For some couples, the emotional stress of repeat treatments may be undesirable, and the cost of a prolonged treatment course, with several repeat oocyte stimulation cycles, may be unsustainable for health services, insurers, or couples. However, we think the potential for success with further cycles should be discussed with couples. A cost-effectiveness analysis is beyond the scope of this study, and the difficulties of undertaking such analyses for IVF, in which decisions related to how one values a new life and whether “benefits” and “costs” for both parents and the child should be included, are well documented.29 The costs of IVF treatment vary between countries, whether publicly or privately funded, and the treatment type used but are approximately $14 000 (equivalent of approximately £9000, €12 000) to $17 000 (equivalent of approximately £11 000, €15 000) per cycle.1,29,30 These costs exclude assessment prior to starting IVF and are based on transfer of 1 fresh embryo. Assuming each additional frozen embryo transfer costs $4000 to $5000,30 the cost per couple of continuing to 6 cycles, rather than having just 3, could be as much as $132 000 compared with $66 000 (assuming 1 fresh and 1 frozen transfer per cycle).
Among women in the United Kingdom undergoing IVF, the cumulative prognosis-adjusted live-birth rate after 6 cycles was 65.3%, with variations by age and treatment type. These findings support the efficacy of extending the number of IVF cycles beyond 3 or 4.
Corresponding Author: Debbie A. Lawlor, PhD, MRC Integrative Epidemiology Unit at the University of Bristol, Oakfield House, Oakfield Grove, Clifton, Bristol BS8 1BN, United Kingdom (firstname.lastname@example.org).
Author Contributions: Drs Smith and Lawlor had full access to all of the data in the study and take responsibility for the integrity of the data and the accuracy of the data analysis. Drs Nelson and Lawlor contributed equally to this work.
Study concept and design: Smith, Nelson, Lawlor.
Acquisition, analysis, or interpretation of data: Smith, Tilling, Nelson, Lawlor.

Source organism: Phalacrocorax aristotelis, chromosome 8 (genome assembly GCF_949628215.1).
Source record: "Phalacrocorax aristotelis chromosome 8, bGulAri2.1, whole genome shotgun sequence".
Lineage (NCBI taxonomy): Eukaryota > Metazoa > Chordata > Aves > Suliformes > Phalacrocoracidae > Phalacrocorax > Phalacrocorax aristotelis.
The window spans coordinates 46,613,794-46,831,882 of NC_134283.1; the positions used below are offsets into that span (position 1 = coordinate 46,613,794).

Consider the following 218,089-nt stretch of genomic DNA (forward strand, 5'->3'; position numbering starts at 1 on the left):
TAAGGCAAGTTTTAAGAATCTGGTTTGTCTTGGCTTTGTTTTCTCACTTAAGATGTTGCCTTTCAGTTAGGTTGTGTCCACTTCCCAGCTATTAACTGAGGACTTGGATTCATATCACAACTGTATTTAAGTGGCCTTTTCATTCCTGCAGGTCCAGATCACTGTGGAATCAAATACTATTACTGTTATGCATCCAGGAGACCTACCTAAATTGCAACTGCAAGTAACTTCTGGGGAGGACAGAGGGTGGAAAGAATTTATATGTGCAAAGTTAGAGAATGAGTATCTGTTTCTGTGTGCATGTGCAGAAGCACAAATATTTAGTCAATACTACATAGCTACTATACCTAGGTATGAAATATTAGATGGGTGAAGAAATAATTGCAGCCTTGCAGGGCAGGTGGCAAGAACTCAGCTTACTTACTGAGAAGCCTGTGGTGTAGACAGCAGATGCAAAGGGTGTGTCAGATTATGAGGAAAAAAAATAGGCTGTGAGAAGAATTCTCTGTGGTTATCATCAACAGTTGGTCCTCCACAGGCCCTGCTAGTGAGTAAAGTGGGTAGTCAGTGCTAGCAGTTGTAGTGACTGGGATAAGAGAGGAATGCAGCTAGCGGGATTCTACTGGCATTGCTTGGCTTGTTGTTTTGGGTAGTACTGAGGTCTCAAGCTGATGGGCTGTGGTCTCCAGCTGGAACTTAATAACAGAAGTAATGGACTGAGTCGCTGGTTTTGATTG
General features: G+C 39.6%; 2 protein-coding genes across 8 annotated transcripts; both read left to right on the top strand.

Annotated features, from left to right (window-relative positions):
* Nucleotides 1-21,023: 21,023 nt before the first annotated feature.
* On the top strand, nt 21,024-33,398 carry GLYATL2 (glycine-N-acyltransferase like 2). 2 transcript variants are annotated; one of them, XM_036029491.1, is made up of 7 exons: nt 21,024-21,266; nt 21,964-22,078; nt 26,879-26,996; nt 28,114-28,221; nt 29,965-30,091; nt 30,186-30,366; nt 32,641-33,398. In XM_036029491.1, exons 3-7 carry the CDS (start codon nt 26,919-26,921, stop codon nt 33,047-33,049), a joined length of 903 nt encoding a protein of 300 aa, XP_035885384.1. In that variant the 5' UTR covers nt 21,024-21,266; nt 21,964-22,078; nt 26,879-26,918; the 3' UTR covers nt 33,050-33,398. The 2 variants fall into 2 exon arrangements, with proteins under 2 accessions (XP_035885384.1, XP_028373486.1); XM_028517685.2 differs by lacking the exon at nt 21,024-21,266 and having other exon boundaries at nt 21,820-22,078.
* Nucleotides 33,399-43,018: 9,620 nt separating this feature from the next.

Drafting of the manuscript: Smith, Lawlor.
Critical revision of the manuscript for important intellectual content: Tilling, Nelson.
Statistical analysis: Smith.
Obtained funding: Nelson, Lawlor.
Study supervision: Tilling, Nelson, Lawlor.
Conflict of Interest Disclosures: All authors have completed and submitted the ICMJE Form for Disclosure of Potential Conflicts of Interest. Dr Nelson reported having participated in advisory boards for and received speakers’ fees from Beckman Coulter, Besins, Ferring, Merck Serono, Merck Sharp & Dohme, and Roche Diagnostic. No other disclosures were reported.
Funding/Support: Drs Smith, Tilling, and Lawlor work in a unit that receives funding from the UK Medical Research Council (http://www.mrc.ac.uk) (MC_UU_12013/5 and MC_UU_12013/9), and Dr Lawlor receives support from a National Institute for Health Research Senior Investigator award (NF-SI-0611-10196). This work is also supported by a grant from the Wellcome Trust (http://www.wellcome.ac.uk), which pays Dr Smith’s’ salary (WT094311MA).
Role of the Funder/Sponsor: The funders had no role in the design and conduct of the study; collection, management, analysis, and interpretation of the data; preparation, review or approval of the manuscript; and decision to submit the manuscript for publication.
Disclaimer: All views are those of the authors and not necessarily those of the Human Fertilisation and Embryology Authority (HFEA).
Additional Contributions: We thank the staff of the HFEA and the contributing UK clinics for these data.